The hemp debate for farmers in the USA continues as smaller farms are starting to feel the pinch. The legalization of hemp across specific states in the US spelled lucrative business opportunities for agricultural industries. It was the 2018 Farm Bill signed into effect by President Trump that legalized the growth of hemp across the United States. The news would see the rapid expansion of the already 25 0000 products being produced. From textiles and beauty products to furniture, the growing consumer demand led more farmers to invest in larger hemp fields and growth yields.
Although the 2018 Bill has created success for some, it has also stifled the opportunity for hemp growth in smaller farming communities. With many new farmers attempting to grow and develop hemp crops to enter into the success of the market, the realization of exorbitant production costs, expensive research, and poor genetic selections have contributed to lower profits and removal from the market.
The small farms attempting their hand at hemp production have further been stifled by the exorbitant rates for licensing and the restrictions on minimum plant numbers that have characterized 2019 and will continue to affect small-scale hemp agriculture in 2020.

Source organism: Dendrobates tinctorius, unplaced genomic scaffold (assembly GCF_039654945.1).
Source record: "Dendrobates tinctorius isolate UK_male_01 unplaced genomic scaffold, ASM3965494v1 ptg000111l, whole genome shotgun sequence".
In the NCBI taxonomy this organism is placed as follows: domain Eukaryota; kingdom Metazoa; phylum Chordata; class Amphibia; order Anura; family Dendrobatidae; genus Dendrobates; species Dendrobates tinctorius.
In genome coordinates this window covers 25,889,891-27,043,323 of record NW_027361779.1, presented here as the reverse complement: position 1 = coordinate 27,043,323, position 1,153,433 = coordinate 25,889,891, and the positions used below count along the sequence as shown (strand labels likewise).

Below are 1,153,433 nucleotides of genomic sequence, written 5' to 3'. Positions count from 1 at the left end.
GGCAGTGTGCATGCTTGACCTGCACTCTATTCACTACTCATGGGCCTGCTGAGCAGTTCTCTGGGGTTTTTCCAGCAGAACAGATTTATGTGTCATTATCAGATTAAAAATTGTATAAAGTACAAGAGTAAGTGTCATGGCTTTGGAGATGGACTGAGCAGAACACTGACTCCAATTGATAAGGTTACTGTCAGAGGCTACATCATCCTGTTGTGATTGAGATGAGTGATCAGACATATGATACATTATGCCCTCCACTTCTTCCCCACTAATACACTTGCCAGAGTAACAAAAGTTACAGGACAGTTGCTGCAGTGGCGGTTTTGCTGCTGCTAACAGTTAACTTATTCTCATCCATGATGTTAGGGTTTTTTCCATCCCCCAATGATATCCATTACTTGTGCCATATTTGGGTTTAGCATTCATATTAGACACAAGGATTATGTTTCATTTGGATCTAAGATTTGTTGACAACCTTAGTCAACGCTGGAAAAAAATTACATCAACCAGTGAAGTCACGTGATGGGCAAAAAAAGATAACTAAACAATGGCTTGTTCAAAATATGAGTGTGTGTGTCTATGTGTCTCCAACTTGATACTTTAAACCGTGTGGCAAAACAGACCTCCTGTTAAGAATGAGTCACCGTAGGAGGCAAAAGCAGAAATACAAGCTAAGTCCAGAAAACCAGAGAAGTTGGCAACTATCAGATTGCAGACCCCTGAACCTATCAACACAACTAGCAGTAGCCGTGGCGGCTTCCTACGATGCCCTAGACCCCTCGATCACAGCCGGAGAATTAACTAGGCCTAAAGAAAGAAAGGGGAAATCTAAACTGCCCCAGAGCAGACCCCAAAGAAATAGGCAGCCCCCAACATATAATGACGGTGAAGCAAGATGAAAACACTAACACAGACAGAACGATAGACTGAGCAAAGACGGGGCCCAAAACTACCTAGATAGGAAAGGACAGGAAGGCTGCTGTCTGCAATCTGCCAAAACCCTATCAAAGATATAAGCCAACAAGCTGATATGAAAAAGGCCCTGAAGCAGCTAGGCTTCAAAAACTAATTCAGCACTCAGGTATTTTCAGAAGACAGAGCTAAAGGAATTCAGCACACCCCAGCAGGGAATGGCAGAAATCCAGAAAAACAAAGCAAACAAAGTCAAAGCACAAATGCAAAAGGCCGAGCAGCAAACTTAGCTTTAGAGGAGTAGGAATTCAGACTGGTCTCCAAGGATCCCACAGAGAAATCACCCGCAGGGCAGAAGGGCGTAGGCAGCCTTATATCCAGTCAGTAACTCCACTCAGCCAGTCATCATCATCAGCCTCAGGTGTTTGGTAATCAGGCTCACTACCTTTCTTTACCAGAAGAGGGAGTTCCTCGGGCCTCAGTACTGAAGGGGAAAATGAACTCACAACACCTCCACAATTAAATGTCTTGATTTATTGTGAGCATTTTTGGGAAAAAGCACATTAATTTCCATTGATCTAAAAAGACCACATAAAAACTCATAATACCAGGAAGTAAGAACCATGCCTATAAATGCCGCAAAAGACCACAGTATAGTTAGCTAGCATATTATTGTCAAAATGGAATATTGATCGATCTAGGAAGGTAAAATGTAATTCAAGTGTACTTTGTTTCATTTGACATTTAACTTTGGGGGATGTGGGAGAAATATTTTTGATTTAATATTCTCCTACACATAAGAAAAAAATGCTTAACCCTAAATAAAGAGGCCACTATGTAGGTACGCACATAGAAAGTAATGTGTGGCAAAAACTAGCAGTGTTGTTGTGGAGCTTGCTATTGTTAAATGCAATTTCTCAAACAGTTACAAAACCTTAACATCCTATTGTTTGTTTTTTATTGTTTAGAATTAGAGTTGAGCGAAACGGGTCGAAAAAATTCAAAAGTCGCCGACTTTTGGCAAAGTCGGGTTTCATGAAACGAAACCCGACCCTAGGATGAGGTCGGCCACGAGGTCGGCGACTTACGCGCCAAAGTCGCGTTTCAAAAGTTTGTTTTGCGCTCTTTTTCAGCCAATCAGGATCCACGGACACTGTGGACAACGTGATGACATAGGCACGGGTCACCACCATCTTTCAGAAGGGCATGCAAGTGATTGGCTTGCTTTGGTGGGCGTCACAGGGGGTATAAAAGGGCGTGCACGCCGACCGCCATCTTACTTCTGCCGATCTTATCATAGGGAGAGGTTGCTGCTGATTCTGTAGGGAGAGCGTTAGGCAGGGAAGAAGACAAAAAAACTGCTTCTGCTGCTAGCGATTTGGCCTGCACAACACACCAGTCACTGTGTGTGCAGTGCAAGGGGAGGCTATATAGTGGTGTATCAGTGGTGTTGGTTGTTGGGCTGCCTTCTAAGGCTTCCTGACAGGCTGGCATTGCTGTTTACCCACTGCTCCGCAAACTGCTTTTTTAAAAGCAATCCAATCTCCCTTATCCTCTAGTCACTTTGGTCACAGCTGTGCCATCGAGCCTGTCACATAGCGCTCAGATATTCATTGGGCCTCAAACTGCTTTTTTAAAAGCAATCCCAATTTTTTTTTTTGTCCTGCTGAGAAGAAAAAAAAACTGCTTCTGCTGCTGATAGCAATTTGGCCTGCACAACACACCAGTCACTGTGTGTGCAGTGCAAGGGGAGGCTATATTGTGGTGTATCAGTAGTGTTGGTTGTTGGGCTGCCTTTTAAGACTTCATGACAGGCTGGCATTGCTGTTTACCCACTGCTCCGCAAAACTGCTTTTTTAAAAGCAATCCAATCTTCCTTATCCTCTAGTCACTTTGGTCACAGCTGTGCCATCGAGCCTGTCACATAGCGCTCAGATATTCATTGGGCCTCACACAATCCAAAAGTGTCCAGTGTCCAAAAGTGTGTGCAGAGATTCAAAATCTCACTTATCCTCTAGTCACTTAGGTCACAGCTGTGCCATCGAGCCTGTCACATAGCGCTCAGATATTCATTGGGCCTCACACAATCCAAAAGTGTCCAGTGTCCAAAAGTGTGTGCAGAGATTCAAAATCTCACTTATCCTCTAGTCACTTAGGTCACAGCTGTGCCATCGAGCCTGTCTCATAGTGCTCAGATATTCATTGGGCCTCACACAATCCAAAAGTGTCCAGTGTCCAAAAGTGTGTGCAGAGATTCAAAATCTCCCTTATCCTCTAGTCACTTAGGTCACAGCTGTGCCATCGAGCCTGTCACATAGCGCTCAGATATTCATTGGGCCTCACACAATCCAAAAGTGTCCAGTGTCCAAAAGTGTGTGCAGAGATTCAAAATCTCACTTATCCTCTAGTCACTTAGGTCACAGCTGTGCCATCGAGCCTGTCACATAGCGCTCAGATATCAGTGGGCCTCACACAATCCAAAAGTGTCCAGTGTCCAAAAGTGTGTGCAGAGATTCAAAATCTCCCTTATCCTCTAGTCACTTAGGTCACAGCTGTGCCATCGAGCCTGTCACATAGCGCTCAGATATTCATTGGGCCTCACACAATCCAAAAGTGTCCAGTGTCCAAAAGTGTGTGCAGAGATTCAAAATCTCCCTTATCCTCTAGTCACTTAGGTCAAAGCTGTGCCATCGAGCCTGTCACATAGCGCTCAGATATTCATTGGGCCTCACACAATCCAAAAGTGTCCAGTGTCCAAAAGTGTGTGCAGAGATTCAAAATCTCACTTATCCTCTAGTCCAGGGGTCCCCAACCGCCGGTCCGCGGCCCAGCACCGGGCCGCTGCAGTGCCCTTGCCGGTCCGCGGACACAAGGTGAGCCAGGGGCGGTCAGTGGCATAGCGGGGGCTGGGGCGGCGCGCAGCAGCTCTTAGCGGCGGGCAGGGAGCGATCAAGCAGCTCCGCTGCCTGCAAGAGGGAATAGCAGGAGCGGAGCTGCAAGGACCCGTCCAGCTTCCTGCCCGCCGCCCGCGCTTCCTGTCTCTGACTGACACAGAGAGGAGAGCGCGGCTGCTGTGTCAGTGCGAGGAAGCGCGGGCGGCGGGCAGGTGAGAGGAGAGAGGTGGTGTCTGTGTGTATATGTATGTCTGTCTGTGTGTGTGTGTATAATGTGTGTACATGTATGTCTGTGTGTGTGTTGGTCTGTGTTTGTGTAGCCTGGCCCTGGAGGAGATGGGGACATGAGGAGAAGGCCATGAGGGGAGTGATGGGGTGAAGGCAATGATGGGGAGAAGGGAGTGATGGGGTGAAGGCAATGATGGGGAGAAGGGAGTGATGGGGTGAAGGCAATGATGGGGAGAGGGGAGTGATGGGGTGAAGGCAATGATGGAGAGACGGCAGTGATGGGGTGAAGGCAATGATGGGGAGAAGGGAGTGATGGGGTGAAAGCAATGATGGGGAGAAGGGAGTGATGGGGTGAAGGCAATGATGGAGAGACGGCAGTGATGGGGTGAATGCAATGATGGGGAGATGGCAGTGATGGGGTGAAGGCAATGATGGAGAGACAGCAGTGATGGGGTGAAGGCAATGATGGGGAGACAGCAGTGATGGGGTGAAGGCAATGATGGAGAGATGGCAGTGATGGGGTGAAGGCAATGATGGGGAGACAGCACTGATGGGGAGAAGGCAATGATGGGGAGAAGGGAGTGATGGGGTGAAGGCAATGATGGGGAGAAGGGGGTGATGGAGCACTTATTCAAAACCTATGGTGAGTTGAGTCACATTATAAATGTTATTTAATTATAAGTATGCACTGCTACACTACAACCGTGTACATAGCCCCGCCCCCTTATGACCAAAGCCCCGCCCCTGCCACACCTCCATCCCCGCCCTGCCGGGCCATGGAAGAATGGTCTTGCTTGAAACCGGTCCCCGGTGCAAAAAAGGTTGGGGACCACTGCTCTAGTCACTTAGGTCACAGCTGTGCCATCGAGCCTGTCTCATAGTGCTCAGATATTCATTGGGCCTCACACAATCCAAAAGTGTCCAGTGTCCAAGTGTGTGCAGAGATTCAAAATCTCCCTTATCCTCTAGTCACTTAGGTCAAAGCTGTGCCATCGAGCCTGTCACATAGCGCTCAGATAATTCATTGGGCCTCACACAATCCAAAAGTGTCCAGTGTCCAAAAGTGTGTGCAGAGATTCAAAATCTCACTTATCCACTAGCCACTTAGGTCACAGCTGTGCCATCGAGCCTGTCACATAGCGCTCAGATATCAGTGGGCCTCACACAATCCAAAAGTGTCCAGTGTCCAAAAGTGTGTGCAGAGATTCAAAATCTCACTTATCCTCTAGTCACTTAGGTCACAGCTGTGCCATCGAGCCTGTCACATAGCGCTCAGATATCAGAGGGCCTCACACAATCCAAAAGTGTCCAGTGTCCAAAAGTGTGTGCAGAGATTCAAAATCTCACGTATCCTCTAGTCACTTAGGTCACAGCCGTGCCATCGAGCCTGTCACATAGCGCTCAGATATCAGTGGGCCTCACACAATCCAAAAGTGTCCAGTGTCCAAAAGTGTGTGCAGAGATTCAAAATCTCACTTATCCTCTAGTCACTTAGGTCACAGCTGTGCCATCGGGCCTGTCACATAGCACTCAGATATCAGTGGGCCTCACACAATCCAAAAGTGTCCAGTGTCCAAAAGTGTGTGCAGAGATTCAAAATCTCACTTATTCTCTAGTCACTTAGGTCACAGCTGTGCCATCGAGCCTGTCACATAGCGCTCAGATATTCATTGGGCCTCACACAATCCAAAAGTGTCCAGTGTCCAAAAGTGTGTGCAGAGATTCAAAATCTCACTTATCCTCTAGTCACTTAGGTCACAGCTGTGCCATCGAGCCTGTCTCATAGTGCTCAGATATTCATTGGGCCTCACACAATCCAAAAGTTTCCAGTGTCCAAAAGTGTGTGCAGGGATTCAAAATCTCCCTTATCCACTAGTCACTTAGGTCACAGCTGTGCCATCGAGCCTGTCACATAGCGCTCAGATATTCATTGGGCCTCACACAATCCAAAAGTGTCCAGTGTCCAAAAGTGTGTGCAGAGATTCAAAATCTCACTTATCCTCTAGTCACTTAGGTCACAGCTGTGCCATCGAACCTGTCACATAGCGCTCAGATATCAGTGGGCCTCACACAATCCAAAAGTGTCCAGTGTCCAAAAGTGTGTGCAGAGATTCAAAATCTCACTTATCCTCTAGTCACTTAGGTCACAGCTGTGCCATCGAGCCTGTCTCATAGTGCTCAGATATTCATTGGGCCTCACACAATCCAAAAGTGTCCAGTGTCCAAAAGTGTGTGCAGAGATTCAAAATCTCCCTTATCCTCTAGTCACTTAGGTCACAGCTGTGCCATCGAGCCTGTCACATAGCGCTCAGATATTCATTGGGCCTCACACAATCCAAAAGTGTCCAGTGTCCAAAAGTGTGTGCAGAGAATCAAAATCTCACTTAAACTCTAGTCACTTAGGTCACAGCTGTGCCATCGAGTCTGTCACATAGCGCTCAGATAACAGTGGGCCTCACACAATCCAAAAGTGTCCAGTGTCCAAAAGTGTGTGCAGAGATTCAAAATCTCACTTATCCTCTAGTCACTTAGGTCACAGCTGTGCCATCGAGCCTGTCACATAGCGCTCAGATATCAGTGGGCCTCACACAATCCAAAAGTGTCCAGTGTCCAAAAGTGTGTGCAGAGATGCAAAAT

License fees in Ohio have reached $500, while Washington State has reached $750 and is expected to climb. Northern Dakota saw licensing at an all-time high at the start of 2019 but was recently decreased to $350.
According to state regulations, the minimum numbers of crops and the growing license fees for producing hemp aim to regulate the professionalism of the industry. Many successful hemp farmers have come forward against the ever-increasing licensing costs as such exorbitant fees are not needed for the regulation of the market.
Reduced commodity prices
The increase in the hemp market has also led to reduced commodity prices. Combined with the higher tariffs and more of the smaller hemp farmers are facing an uphill battle. While all wish to achieve success from the popular hemp industry, it appears that 2020 is the year when the larger and the more established agricultural hemp sectors will continue to thrive. Unfortunately, the past year which has seen unstable weather conditions and compromised genetic selections, which have made it increasingly difficult for small farmers to achieve successful crop production. More of these struggling farmers are finding it challenging to cover land costs, according to the US Department of Agriculture.
Fortunately, there is light at the end of the tunnel as more successful hemp farmers and enthusiasts continue to work to introduce new ways of making successful hemp production a reality for all. From finding and retaining attorneys to overseeing buying contracts to connecting to larger hemp farms and growers for successful genetic testing, many solutions have been proposed to address the deficit.
As hemp remains one of the most interesting and in-demand plants across the globe, it will continue to establish itself as a significant contender in the field of agriculture. Only the next few months will tell where the hemp market will take farmers and consumers alike.